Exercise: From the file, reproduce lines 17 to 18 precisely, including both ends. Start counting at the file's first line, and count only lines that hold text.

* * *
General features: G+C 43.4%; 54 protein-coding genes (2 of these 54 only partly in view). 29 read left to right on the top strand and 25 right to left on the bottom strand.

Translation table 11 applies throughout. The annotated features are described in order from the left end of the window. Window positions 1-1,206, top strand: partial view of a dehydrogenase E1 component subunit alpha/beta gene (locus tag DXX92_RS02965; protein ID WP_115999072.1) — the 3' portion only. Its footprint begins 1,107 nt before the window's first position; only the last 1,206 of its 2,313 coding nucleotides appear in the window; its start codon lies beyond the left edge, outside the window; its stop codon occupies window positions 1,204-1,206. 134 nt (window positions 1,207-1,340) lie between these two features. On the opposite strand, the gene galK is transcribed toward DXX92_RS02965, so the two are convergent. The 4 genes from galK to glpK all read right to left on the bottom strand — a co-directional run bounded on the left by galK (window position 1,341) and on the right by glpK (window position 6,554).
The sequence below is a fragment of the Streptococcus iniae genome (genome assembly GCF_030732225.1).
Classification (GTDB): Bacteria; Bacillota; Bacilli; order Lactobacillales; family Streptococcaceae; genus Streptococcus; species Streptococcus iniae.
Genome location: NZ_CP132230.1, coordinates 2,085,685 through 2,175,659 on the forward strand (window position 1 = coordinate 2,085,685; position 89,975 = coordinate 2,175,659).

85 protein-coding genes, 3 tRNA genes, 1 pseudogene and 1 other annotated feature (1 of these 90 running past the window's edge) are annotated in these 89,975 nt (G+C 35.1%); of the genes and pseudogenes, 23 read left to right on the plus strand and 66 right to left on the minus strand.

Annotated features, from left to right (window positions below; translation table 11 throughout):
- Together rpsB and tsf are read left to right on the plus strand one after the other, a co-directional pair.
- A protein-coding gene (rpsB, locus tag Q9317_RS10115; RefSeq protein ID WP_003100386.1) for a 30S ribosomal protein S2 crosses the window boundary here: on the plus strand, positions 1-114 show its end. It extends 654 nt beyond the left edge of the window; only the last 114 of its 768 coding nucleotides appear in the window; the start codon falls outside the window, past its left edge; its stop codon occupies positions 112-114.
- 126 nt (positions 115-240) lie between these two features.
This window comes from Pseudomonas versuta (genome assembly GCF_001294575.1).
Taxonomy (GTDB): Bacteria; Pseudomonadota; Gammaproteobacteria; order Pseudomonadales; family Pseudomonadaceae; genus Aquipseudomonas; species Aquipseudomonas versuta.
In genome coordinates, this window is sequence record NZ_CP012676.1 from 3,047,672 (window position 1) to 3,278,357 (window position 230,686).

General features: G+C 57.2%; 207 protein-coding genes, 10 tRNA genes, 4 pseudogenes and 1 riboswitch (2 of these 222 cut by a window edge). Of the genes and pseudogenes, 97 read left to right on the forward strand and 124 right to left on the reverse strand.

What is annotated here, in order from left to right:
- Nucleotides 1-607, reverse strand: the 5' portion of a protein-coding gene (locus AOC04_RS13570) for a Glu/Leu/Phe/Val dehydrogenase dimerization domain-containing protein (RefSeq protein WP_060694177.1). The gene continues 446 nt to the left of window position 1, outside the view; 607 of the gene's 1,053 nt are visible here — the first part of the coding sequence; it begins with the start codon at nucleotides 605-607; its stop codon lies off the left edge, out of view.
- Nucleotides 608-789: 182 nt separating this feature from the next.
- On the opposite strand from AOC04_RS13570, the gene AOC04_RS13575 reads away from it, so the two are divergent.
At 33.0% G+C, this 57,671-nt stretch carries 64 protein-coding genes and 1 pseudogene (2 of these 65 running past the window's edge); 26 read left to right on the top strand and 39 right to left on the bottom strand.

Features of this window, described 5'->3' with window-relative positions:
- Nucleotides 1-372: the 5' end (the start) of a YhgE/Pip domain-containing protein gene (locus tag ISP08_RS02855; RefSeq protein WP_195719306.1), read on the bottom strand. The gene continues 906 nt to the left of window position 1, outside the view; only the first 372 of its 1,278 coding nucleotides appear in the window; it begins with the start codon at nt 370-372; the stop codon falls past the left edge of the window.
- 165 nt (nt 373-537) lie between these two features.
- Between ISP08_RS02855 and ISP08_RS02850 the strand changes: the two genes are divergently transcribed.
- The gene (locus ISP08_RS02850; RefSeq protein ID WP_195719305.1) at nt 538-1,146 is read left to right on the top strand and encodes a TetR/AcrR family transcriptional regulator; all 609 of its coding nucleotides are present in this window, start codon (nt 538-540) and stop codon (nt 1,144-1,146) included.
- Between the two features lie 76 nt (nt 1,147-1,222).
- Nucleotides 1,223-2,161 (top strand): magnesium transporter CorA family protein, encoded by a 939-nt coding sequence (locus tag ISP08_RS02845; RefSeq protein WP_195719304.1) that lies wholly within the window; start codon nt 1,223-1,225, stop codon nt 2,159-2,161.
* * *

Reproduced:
- Nucleotides 608-789: 182 nt separating this feature from the next.
- On the opposite strand from AOC04_RS13570, the gene AOC04_RS13575 reads away from it, so the two are divergent.